I don't disagree that the comments and/or behavior of the developers at the conference were inappropriate at all. The dudes were probably being douchey, as dudes sometimes can be. I don't disagree that Adria Richards was rightfully annoyed and offended when said comments were being made.

    However there are systems and processes and place for a reason and she didn't follow the process. She should have 1) told the dudes to knock out the commentary and if that didn't work then she needed to 2) get off her phone and get on her feet and go tell the proper officials at that conference.

    Honestly, tweeting the picture was passive aggressive. Taking a stand about this issue means opening your mouth in person and not digitally (although that may have been a necessary 3rd step if her complaints were ignored). I don't doubt for a minute that that there is workplace inequality in her industry just like it is in mine (oil/gas). But there was a better way to handle it that would have perhaps spared 3 very talented people (Adria and the developers) from losing their livelihoods.

  • http://twitter.com/SeattlexWA @SeattlexWA

    This whole situation could've been avoided if she just turned around and spoke her mind like an adult instead of tweeting it. But social media etiquette is a topic for another day.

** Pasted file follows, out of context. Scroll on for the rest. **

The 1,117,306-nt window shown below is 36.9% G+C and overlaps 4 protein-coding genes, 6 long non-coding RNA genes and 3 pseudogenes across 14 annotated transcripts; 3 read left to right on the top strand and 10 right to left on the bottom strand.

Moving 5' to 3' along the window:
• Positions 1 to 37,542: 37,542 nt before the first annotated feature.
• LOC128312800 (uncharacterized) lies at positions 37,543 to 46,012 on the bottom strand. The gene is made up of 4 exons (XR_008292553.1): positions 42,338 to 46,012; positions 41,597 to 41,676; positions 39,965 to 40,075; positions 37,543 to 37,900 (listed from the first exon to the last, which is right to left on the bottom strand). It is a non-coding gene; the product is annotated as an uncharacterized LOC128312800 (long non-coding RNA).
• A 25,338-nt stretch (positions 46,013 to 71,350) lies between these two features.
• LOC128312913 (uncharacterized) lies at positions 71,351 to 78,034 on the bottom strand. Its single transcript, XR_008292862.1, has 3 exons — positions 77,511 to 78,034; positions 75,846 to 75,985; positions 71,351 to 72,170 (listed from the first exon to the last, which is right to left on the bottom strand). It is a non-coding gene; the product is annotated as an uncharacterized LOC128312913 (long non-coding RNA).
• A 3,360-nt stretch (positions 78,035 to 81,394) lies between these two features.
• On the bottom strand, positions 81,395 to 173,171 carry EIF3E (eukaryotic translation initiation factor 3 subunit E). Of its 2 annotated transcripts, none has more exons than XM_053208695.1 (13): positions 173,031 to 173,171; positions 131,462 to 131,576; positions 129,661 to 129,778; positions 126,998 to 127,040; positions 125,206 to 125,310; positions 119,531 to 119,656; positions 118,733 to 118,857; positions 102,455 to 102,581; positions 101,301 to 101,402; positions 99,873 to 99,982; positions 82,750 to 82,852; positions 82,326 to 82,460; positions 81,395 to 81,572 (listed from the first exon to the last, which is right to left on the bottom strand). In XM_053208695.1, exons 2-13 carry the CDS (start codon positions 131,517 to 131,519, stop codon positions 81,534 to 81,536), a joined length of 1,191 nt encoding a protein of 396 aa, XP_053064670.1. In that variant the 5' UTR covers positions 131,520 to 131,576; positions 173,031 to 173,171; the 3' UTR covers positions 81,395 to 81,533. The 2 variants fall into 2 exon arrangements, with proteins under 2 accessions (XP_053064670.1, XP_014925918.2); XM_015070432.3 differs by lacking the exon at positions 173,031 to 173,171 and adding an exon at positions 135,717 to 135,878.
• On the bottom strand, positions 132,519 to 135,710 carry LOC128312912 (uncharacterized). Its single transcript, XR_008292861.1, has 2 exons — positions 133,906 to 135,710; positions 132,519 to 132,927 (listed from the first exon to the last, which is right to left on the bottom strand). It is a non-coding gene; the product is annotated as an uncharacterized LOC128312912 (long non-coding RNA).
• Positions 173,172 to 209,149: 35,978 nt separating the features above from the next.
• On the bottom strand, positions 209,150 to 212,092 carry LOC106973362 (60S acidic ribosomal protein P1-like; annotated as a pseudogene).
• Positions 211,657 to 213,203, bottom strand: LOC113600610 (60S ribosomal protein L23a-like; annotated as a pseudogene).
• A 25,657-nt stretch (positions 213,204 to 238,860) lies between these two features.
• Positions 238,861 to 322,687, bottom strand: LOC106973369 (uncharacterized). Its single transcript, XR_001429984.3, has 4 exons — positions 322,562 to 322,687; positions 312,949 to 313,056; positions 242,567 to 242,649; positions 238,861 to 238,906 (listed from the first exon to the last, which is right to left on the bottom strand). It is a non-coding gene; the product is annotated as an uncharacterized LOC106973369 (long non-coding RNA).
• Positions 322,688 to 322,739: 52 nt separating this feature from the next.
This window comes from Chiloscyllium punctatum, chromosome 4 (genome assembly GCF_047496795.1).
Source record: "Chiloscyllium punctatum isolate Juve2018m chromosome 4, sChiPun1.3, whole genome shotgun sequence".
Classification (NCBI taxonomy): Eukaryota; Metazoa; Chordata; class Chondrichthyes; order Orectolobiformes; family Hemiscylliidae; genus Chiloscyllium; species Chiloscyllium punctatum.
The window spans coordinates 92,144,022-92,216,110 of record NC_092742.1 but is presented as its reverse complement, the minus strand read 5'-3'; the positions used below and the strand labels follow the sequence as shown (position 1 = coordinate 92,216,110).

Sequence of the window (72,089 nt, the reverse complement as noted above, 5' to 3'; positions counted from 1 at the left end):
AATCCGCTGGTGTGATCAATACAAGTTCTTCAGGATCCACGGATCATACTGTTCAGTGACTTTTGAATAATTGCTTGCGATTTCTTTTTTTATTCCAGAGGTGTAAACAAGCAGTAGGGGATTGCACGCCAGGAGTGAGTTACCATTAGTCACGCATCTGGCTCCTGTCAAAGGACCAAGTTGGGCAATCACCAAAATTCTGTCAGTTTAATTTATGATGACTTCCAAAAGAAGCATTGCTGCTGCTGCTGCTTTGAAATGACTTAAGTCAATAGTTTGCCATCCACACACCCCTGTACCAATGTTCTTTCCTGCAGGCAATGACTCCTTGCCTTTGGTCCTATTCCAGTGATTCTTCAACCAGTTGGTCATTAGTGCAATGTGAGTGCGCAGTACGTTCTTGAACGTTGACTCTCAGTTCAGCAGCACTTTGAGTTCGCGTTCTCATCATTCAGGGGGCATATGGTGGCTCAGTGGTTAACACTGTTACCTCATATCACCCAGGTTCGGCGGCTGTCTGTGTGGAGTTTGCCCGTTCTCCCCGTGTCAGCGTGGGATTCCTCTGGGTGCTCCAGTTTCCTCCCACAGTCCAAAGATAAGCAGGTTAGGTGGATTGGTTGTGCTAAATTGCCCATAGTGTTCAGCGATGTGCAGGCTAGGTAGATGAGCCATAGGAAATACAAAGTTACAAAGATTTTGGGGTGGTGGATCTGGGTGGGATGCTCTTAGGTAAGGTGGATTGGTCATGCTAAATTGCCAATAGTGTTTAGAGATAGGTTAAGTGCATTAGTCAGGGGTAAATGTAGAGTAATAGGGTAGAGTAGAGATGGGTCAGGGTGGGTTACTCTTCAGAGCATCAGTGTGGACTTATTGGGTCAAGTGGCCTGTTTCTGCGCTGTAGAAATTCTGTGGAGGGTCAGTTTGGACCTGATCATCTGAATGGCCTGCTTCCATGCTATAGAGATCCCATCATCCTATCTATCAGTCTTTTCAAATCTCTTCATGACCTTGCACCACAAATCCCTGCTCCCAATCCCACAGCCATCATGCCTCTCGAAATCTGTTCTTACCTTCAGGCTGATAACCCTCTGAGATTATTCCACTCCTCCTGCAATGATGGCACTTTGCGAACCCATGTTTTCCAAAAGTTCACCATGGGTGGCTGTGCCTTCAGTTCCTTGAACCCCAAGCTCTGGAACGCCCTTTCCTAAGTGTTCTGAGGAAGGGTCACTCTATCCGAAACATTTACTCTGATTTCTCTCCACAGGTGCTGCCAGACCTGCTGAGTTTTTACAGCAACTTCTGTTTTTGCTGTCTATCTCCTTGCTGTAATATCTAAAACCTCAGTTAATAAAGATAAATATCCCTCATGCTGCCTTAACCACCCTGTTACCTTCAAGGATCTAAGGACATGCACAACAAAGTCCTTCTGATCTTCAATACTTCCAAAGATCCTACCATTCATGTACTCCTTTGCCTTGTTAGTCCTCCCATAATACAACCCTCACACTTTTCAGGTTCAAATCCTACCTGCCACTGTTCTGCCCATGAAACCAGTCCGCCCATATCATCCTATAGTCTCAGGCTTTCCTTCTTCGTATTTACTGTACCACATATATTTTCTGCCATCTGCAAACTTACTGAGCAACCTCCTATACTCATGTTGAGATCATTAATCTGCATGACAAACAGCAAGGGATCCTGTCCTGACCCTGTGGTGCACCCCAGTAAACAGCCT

I do agree with Slim – misogyny and sexual harassment, as well as standard harassment and racism are all terms thrown about a bit recklessly today. That's my opinion, I'm less sensitive about things than most. However, as social media grows and more eyes are on a topic, you get more opinions. Including those who may be more "sensitive" than you.

    We all know when things are blatantly offensive, but the grey area is always where things get interesting. While the comments that Adria received after the incident were obviously horrible, the double entendres and juvenile jokes are, to me, grey.

    • AfterMath

      "This whole situation could've been avoided if she just turned around and spoke her mind like an adult instead of tweeting it. But social media etiquette is a topic for another day. "

      I agree with your comment for the most part – except for this part in the beginning. Why do we live in a blame the victim society? People who are saying it's OK if she would have just gone to the authorities, or asked them to be nice, then what? Is she supposed to sit around wondering if things will really change? Is she supposed to be an adult and just live with it because that's what she should expect in a room dominated by men? I mean? I really don't get the partial blame on her. I mean, if anything, I wish she had done more. I kinda wish she'd have recorded the actual incident so there was no denying what happened.